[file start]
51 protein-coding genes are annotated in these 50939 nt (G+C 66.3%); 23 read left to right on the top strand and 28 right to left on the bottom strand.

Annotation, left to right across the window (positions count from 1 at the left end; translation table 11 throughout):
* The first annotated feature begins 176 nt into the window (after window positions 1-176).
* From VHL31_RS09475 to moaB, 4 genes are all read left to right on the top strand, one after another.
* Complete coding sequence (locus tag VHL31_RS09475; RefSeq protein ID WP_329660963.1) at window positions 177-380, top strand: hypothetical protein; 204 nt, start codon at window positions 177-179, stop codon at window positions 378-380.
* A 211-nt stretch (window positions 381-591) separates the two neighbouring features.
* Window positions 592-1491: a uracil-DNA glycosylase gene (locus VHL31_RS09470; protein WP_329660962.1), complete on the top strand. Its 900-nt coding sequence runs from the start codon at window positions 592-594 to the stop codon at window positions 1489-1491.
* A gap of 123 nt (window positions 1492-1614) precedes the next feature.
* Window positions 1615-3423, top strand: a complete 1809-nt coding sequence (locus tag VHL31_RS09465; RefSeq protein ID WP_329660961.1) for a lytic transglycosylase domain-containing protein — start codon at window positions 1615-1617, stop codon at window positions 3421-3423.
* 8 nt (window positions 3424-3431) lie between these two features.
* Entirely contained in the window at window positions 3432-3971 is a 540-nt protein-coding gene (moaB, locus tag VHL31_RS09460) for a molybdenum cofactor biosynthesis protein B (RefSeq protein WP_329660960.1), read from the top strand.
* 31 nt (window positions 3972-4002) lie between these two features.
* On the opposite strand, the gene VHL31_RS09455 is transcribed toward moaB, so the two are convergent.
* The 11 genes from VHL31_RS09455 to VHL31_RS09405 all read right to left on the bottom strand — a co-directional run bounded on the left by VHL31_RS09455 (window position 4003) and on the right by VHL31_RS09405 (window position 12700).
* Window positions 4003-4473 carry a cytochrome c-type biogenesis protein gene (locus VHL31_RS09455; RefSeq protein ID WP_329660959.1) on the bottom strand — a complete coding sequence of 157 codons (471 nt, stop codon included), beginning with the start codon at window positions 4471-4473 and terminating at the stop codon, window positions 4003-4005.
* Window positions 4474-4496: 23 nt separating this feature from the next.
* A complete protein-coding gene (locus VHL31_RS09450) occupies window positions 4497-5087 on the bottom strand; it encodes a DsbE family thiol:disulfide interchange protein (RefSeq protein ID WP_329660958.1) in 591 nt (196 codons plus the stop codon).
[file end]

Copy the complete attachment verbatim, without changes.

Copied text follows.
51 protein-coding genes are annotated in these 50939 nt (G+C 66.3%); 23 read left to right on the top strand and 28 right to left on the bottom strand.

Annotation, left to right across the window (positions count from 1 at the left end; translation table 11 throughout):
* The first annotated feature begins 176 nt into the window (after window positions 1-176).
* From VHL31_RS09475 to moaB, 4 genes are all read left to right on the top strand, one after another.
* Complete coding sequence (locus tag VHL31_RS09475; RefSeq protein ID WP_329660963.1) at window positions 177-380, top strand: hypothetical protein; 204 nt, start codon at window positions 177-179, stop codon at window positions 378-380.
* A 211-nt stretch (window positions 381-591) separates the two neighbouring features.
* Window positions 592-1491: a uracil-DNA glycosylase gene (locus VHL31_RS09470; protein WP_329660962.1), complete on the top strand. Its 900-nt coding sequence runs from the start codon at window positions 592-594 to the stop codon at window positions 1489-1491.
* A gap of 123 nt (window positions 1492-1614) precedes the next feature.
* Window positions 1615-3423, top strand: a complete 1809-nt coding sequence (locus tag VHL31_RS09465; RefSeq protein ID WP_329660961.1) for a lytic transglycosylase domain-containing protein — start codon at window positions 1615-1617, stop codon at window positions 3421-3423.
* 8 nt (window positions 3424-3431) lie between these two features.
* Entirely contained in the window at window positions 3432-3971 is a 540-nt protein-coding gene (moaB, locus tag VHL31_RS09460) for a molybdenum cofactor biosynthesis protein B (RefSeq protein WP_329660960.1), read from the top strand.
* 31 nt (window positions 3972-4002) lie between these two features.
* On the opposite strand, the gene VHL31_RS09455 is transcribed toward moaB, so the two are convergent.
* The 11 genes from VHL31_RS09455 to VHL31_RS09405 all read right to left on the bottom strand — a co-directional run bounded on the left by VHL31_RS09455 (window position 4003) and on the right by VHL31_RS09405 (window position 12700).
* Window positions 4003-4473 carry a cytochrome c-type biogenesis protein gene (locus VHL31_RS09455; RefSeq protein ID WP_329660959.1) on the bottom strand — a complete coding sequence of 157 codons (471 nt, stop codon included), beginning with the start codon at window positions 4471-4473 and terminating at the stop codon, window positions 4003-4005.
* Window positions 4474-4496: 23 nt separating this feature from the next.
* A complete protein-coding gene (locus VHL31_RS09450) occupies window positions 4497-5087 on the bottom strand; it encodes a DsbE family thiol:disulfide interchange protein (RefSeq protein ID WP_329660958.1) in 591 nt (196 codons plus the stop codon).